# 8.12: Integration and Differentiation

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I. We shall now link RN-derivatives (§11) to those of Chapter 7, §12.

Below, we use the notation of Definition 3 in Chapter 7, §10 and Definition 1 of Chapter 7, §12. (Review them!) In particular,

$m : \mathcal{M}^{*} \rightarrow E^{*}$

is Lebesgue measure in $$E^{n}$$ (presupposed in such terms as "a.e.," etc.); $$s$$ is an arbitrary set function. For convenience, we set

$s^{\prime}(\overline{p})=0$

and

$\int_{X} f dm=0,$

unless defined otherwise; thus $$s^{\prime}$$ and $$\int_{X} f$$ exist always.

## Lemma $$\PageIndex{1}$$

With the notation of Definition 3 of Chapter 7, §10, the functions

$\overline{D} s, \underline{D} s, \text { and } s^{\prime}$

are Lebesgue measurable on $$E^{n}$$ for any set function

$s : \mathcal{M}^{\prime} \rightarrow E^{*} \quad\left(\mathcal{M}^{\prime} \supseteq \overline{\mathcal{K}}\right).$

Proof

By definition,

$\overline{D} s(\overline{p})=\inf _{r} h_{r}(\overline{p}),$

where

$h_{r}(\overline{p})=\sup \left\{\frac{s I}{m I} | I \in \mathcal{K}_{\overline{p}}^{r}\right\}$

and

$\mathcal{K}_{\overline{p}}^{r}=\left\{I \in \overline{\mathcal{K}} | \overline{p} \in I, d I<\frac{1}{r}\right\}, \quad r=1,2, \ldots.$

As is easily seen (verify!),

$E^{n}\left(h_{r}>a\right)=\bigcup\left\{I \in \overline{\mathcal{K}} | a<\frac{s I}{m I}, d I<\frac{1}{r}\right\}, \quad a \in E^{*}.$

The right-side union is Lebesgue measurable by Problem 2 in Chapter 7, §10. Thus by Theorem 1 of §2, the function $$h_{r}$$ is measurable on $$E^{n}$$ for $$r=1,2, \ldots$$ and so is

$\overline{D} s=\inf _{r} h_{r}$

by Lemma 1 of §2 and Definition 3 in Chapter 7, §10. Similarly for $$\underline{D} s$$.

Hence by Corollary 1 in §2, the set

$A=E^{n}(\underline{D} s=\overline{D} s)$

is measurable. As $$s^{\prime}=\overline{D} s$$ on $$A, s^{\prime}$$ is measurable on $$A$$ and also on $$-A$$ (by convention, $$s^{\prime}=0$$ on $$-A ),$$ hence on all of $$E^{n}. \quad \square$$

## Lemma $$\PageIndex{2}$$

With the same notation, let $$s : \mathcal{M}^{\prime} \rightarrow E^{*}\left(\mathcal{M}^{\prime} \supseteq \overline{\mathcal{K}}\right)$$ be a regular measure in $$E^{n}.$$ Let $$A \in \mathcal{M}^{*}$$ and $$B \in \mathcal{M}^{\prime}$$ with $$A \subseteq B,$$ and $$a \in E^{1}$$.

If

$\overline{D} s>a \quad \text { on } A,$

then

$a \cdot m A \leq s B.$

Proof

Fix $$\varepsilon>0.$$ By regularity (Definition 4 in Chapter 7, §7), there is an open set $$G \supseteq B,$$ with

$s B+\varepsilon \geq s G.$

Now let

$\mathcal{K}^{\varepsilon}=\{I \in \overline{\mathcal{K}} | I \subseteq G, s I \geq(a-\varepsilon) m I\}.$

As $$\overline{D} s>a,$$ the definition of $$\overline{D} s$$ implies that $$\mathcal{K}^{\varepsilon}$$ is a Vitali covering of $$A$$. (Verify!)

Thus Theorem 1 in Chapter 7, §10, yields a disjoint sequence $$\left\{I_{k}\right\} \subseteq \mathcal{K}^{\varepsilon}$$, with

$m\left(A-\bigcup_{k} I_{k}\right)=0$

and

$m A \leq m\left(A-\bigcup I_{k}\right)+m \bigcup I_{k}=0+m \bigcup I_{k}=\sum_{k} m I_{k}.$

As

$\bigcup I_{k} \subseteq G \text { and } s B+\varepsilon \geq s G$

(by our choice of $$\mathcal{K}^{\varepsilon}$$ and $$G$$, we obtain

$s B+\varepsilon \geq s \bigcup_{k} I_{k}=\sum_{k} s I_{k} \geq(a-\varepsilon) \sum_{k} m I_{k} \geq(a-\varepsilon) m A.$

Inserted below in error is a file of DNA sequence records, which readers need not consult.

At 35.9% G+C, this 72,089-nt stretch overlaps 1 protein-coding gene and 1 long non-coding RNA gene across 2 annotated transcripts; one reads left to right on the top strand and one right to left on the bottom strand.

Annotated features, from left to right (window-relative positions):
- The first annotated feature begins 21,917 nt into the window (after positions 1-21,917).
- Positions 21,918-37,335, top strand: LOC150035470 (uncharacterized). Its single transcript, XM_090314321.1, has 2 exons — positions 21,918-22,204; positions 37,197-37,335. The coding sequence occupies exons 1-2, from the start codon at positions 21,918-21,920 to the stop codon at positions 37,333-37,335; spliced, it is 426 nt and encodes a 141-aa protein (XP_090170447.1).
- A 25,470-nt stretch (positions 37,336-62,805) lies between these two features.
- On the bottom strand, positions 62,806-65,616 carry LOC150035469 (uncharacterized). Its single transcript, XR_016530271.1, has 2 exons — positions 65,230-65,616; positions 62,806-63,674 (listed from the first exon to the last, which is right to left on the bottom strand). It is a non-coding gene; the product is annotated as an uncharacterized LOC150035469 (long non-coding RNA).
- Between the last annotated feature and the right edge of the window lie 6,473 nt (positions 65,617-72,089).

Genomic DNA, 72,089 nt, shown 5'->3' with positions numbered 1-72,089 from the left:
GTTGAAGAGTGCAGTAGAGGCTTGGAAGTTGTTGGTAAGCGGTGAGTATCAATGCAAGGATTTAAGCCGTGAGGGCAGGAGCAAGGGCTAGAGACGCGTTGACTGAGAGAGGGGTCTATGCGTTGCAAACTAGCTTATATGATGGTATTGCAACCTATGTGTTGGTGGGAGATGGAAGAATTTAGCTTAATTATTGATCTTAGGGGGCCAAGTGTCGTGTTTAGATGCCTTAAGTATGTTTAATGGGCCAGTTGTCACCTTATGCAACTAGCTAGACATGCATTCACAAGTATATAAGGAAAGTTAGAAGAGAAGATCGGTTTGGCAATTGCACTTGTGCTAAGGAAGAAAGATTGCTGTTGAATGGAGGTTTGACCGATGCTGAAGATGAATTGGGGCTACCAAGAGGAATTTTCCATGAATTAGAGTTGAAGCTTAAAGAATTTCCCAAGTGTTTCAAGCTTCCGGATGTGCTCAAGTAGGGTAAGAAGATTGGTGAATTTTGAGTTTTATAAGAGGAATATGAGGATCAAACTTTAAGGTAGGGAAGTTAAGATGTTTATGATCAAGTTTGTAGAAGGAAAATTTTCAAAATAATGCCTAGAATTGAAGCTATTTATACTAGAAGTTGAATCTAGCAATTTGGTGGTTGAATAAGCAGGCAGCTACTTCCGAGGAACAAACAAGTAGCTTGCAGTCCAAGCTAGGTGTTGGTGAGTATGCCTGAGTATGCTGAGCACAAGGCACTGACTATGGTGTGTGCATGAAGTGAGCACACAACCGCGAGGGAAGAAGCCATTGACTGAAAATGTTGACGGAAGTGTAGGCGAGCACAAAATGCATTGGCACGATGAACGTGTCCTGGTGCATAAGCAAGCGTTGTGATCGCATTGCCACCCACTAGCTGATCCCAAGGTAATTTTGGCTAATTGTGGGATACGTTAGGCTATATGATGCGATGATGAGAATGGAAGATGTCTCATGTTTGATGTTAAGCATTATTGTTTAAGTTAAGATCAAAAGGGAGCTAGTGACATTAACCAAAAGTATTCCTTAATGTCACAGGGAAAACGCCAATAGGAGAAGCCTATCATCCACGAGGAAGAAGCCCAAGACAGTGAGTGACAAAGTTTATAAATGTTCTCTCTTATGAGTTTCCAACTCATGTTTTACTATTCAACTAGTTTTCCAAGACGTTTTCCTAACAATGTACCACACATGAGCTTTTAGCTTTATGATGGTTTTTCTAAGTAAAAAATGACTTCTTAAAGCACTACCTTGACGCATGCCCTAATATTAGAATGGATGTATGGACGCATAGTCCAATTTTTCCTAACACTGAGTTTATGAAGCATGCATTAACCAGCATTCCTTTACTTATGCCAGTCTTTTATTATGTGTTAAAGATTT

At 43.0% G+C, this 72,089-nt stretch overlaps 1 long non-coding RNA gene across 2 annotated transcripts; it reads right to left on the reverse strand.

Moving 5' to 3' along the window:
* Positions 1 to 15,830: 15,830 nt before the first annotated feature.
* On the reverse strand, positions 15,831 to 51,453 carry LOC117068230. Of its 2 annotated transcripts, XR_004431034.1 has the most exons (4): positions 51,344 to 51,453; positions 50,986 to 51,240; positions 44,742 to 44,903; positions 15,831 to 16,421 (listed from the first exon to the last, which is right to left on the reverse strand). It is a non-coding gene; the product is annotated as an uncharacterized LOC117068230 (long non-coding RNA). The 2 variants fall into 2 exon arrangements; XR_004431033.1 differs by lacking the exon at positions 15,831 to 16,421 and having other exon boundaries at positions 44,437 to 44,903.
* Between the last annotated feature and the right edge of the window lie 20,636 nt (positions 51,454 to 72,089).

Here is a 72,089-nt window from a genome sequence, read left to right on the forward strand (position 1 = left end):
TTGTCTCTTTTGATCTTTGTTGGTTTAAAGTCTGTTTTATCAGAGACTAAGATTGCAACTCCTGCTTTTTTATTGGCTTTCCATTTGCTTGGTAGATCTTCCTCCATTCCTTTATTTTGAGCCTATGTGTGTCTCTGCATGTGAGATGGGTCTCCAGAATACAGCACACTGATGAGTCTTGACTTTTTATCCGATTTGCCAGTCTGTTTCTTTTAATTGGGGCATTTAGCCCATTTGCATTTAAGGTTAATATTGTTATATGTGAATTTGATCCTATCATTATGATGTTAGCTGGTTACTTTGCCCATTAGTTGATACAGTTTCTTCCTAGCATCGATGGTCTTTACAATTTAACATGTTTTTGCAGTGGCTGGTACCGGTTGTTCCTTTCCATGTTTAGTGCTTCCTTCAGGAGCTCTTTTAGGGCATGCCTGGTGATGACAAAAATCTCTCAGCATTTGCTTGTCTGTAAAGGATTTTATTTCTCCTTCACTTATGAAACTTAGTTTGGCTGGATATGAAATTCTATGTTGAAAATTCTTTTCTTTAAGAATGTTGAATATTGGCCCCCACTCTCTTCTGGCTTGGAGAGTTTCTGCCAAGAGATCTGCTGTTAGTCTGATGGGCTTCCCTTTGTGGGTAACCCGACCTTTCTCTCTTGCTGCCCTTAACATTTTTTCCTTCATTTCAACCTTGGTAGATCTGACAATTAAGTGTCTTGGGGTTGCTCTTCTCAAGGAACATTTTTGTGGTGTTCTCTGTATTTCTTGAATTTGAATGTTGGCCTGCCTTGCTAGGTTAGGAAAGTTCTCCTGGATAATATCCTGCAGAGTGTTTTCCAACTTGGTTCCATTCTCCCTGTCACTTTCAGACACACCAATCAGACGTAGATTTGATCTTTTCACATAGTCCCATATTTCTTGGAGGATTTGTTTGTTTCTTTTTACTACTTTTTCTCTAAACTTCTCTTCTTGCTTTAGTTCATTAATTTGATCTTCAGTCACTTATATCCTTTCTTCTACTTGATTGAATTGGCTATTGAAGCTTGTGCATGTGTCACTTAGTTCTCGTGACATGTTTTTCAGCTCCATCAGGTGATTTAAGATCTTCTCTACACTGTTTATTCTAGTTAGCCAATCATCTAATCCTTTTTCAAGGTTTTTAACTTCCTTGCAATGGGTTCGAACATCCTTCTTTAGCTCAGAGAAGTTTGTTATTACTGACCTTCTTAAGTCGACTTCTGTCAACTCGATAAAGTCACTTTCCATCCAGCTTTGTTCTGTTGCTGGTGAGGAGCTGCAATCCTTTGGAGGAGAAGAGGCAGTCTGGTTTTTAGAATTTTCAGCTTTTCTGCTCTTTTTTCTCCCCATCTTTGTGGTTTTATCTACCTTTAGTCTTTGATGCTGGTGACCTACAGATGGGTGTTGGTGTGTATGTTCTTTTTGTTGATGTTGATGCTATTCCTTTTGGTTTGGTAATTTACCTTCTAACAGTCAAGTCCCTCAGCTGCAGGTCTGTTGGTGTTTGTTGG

Thus

$(a-\varepsilon) m A \leq s B+\varepsilon.$

Making $$\varepsilon \rightarrow 0,$$ we obtain the result.$$\quad \square$$

## Lemma $$\PageIndex{3}$$

If

$t=s \pm u,$

with $$s, t, u : \mathcal{M}^{\prime} \rightarrow E^{*}$$ and $$\mathcal{M}^{\prime} \supseteq \overline{\mathcal{K}},$$ and if $$u$$ is differentiable at a point $$\overline{p} \in E^{n}$$, then

$\overline{D} t=\overline{D} s \pm u^{\prime} \text { and } \underline{D} t=\underline{D} s \pm u^{\prime} \text { at } \overline{p}.$

Proof

The proof, from definitions, is left to the reader (Chapter 7, §12, Problem 7).

## Lemma $$\PageIndex{4}$$

Any $$m$$-continuous measure $$s : \mathcal{M}^{*} \rightarrow E^{1}$$ is strongly regular.

Proof

By Corollary 3 of Chapter 7, §11, $$v_{s}=s<\infty$$ ($$s$$ is finite!). Thus $$v_{s}$$ is certainly $$m$$-finite.

Hence by Theorem 2 in Chapter 7, §11, $$s$$ is absolutely $$m$$-continuous. So given $$\varepsilon>0,$$ there is $$\delta>0$$ such that

$\left(\forall X \in \mathcal{M}^{*} | m X<\delta\right) \quad s X<\varepsilon.$

Now, let $$A \in \mathcal{M}^{*}.$$ By the strong regularity of Lebesgue measure $$m$$ (Chapter 7, §8, Theorem 3(b)), there is an open set $$G \supseteq A$$ and a closed $$F \subseteq A$$ such that

$m(A-F)<\delta \text { and } m(G-A)<\delta.$

Thus by our choice of $$\delta$$,

$s(A-F)<\varepsilon \text { and } s(G-A)<\varepsilon,$

as required.$$\quad \square$$

## Lemma $$\PageIndex{5}$$

Let $$s, s_{k}(k=1,2, \ldots)$$ be finite $$m$$-continuous measures, with $$s_{k} \nearrow s$$ or $$s_{k} \searrow s$$ on $$\mathcal{M}^{*}.$$

If the $$s_{k}$$ are a.e. differentiable, then

$\overline{D} s=\underline{D} s=\lim _{k \rightarrow \infty} s_{k}^{\prime} \text{ a.e.}$

Proof

Let first $$s_{k} \nearrow s.$$ Set

$t_{k}=s-s_{k}.$

By Corollary 2 in Chapter 7, §11, all $$t_{k}$$ are $$m$$-continuous, hence strongly regular (Lemma 4). Also, $$t_{k} \searrow 0$$ (since $$s_{k} \nearrow s$$). Hence

$t_{k} I \geq t_{k+1} I \geq 0$

for each cube $$I;$$ and the definition of $$\overline{D} t_{k}$$ implies that

$\overline{D} t_{k} \geq \overline{D} t_{k+1} \geq \underline{D} t_{k+1} \geq 0.$

As $$\{\overline{D} t_{k}\} \downarrow,$$ $$\lim_{k \rightarrow \infty} \overline{D} t_{k}$$ exists (pointwise). Now set